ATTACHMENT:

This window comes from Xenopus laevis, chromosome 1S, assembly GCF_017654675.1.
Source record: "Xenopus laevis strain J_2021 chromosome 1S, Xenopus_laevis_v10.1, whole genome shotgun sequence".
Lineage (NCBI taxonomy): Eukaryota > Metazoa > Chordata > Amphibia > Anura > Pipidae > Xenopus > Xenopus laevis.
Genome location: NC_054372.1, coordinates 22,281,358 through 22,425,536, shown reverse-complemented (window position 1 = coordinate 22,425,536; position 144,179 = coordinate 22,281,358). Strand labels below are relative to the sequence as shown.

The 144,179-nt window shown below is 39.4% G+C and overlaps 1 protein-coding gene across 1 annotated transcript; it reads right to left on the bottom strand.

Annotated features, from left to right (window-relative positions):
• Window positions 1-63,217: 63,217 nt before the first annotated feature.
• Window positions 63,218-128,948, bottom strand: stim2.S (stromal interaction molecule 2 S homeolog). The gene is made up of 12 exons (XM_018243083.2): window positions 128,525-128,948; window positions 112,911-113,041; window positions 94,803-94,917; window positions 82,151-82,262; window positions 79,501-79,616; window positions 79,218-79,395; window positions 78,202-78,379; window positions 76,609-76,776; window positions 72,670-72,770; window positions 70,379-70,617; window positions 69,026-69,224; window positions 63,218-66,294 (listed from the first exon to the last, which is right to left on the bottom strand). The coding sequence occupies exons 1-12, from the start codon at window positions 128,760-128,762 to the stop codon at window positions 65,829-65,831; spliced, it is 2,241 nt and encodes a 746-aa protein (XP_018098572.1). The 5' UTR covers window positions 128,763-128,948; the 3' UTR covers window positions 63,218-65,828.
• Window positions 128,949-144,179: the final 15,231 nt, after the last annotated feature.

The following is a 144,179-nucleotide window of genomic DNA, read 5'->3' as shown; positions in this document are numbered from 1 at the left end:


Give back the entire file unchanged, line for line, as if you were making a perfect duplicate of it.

This window comes from Xenopus laevis, chromosome 1S, assembly GCF_017654675.1.
Source record: "Xenopus laevis strain J_2021 chromosome 1S, Xenopus_laevis_v10.1, whole genome shotgun sequence".
Lineage (NCBI taxonomy): Eukaryota > Metazoa > Chordata > Amphibia > Anura > Pipidae > Xenopus > Xenopus laevis.
Genome location: NC_054372.1, coordinates 22,281,358 through 22,425,536, shown reverse-complemented (window position 1 = coordinate 22,425,536; position 144,179 = coordinate 22,281,358). Strand labels below are relative to the sequence as shown.

The 144,179-nt window shown below is 39.4% G+C and overlaps 1 protein-coding gene across 1 annotated transcript; it reads right to left on the bottom strand.

Annotated features, from left to right (window-relative positions):
• Window positions 1-63,217: 63,217 nt before the first annotated feature.
• Window positions 63,218-128,948, bottom strand: stim2.S (stromal interaction molecule 2 S homeolog). The gene is made up of 12 exons (XM_018243083.2): window positions 128,525-128,948; window positions 112,911-113,041; window positions 94,803-94,917; window positions 82,151-82,262; window positions 79,501-79,616; window positions 79,218-79,395; window positions 78,202-78,379; window positions 76,609-76,776; window positions 72,670-72,770; window positions 70,379-70,617; window positions 69,026-69,224; window positions 63,218-66,294 (listed from the first exon to the last, which is right to left on the bottom strand). The coding sequence occupies exons 1-12, from the start codon at window positions 128,760-128,762 to the stop codon at window positions 65,829-65,831; spliced, it is 2,241 nt and encodes a 746-aa protein (XP_018098572.1). The 5' UTR covers window positions 128,763-128,948; the 3' UTR covers window positions 63,218-65,828.
• Window positions 128,949-144,179: the final 15,231 nt, after the last annotated feature.

The following is a 144,179-nucleotide window of genomic DNA, read 5'->3' as shown; positions in this document are numbered from 1 at the left end: